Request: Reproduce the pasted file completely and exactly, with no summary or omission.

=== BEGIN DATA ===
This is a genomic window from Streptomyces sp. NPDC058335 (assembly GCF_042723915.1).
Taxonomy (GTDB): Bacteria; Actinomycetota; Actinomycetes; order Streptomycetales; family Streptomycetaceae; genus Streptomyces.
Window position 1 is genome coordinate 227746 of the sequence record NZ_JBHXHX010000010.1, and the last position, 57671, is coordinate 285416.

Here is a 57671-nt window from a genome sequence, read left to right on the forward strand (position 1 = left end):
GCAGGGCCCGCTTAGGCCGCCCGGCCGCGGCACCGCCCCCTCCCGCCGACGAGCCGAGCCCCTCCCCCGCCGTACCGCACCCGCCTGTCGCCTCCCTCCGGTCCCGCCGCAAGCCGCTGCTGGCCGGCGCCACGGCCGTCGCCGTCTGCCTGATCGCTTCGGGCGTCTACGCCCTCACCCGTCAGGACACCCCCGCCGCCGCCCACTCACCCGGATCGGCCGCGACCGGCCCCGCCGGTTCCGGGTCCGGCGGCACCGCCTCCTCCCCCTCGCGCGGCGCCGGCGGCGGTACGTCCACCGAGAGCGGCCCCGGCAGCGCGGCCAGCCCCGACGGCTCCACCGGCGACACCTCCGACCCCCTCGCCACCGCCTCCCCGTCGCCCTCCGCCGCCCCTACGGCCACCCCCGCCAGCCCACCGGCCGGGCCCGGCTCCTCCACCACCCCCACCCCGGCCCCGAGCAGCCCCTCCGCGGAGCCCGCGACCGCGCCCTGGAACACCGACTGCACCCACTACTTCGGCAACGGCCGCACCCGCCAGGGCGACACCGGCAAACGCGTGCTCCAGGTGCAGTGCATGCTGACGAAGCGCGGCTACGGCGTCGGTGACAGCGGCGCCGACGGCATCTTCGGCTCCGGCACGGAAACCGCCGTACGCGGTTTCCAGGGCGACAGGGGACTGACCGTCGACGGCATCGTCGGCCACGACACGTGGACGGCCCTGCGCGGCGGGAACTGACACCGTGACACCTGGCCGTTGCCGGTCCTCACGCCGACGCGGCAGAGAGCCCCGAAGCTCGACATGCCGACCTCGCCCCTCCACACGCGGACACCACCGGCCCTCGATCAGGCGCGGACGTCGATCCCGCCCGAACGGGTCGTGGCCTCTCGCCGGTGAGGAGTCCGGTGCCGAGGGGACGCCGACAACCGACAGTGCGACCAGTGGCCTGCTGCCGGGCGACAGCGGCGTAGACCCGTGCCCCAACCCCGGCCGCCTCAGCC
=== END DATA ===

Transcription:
This is a genomic window from Streptomyces sp. NPDC058335 (assembly GCF_042723915.1).
Taxonomy (GTDB): Bacteria; Actinomycetota; Actinomycetes; order Streptomycetales; family Streptomycetaceae; genus Streptomyces.
Window position 1 is genome coordinate 227746 of the sequence record NZ_JBHXHX010000010.1, and the last position, 57671, is coordinate 285416.

Here is a 57671-nt window from a genome sequence, read left to right on the forward strand (position 1 = left end):
GCAGGGCCCGCTTAGGCCGCCCGGCCGCGGCACCGCCCCCTCCCGCCGACGAGCCGAGCCCCTCCCCCGCCGTACCGCACCCGCCTGTCGCCTCCCTCCGGTCCCGCCGCAAGCCGCTGCTGGCCGGCGCCACGGCCGTCGCCGTCTGCCTGATCGCTTCGGGCGTCTACGCCCTCACCCGTCAGGACACCCCCGCCGCCGCCCACTCACCCGGATCGGCCGCGACCGGCCCCGCCGGTTCCGGGTCCGGCGGCACCGCCTCCTCCCCCTCGCGCGGCGCCGGCGGCGGTACGTCCACCGAGAGCGGCCCCGGCAGCGCGGCCAGCCCCGACGGCTCCACCGGCGACACCTCCGACCCCCTCGCCACCGCCTCCCCGTCGCCCTCCGCCGCCCCTACGGCCACCCCCGCCAGCCCACCGGCCGGGCCCGGCTCCTCCACCACCCCCACCCCGGCCCCGAGCAGCCCCTCCGCGGAGCCCGCGACCGCGCCCTGGAACACCGACTGCACCCACTACTTCGGCAACGGCCGCACCCGCCAGGGCGACACCGGCAAACGCGTGCTCCAGGTGCAGTGCATGCTGACGAAGCGCGGCTACGGCGTCGGTGACAGCGGCGCCGACGGCATCTTCGGCTCCGGCACGGAAACCGCCGTACGCGGTTTCCAGGGCGACAGGGGACTGACCGTCGACGGCATCGTCGGCCACGACACGTGGACGGCCCTGCGCGGCGGGAACTGACACCGTGACACCTGGCCGTTGCCGGTCCTCACGCCGACGCGGCAGAGAGCCCCGAAGCTCGACATGCCGACCTCGCCCCTCCACACGCGGACACCACCGGCCCTCGATCAGGCGCGGACGTCGATCCCGCCCGAACGGGTCGTGGCCTCTCGCCGGTGAGGAGTCCGGTGCCGAGGGGACGCCGACAACCGACAGTGCGACCAGTGGCCTGCTGCCGGGCGACAGCGGCGTAGACCCGTGCCCCAACCCCGGCCGCCTCAGCC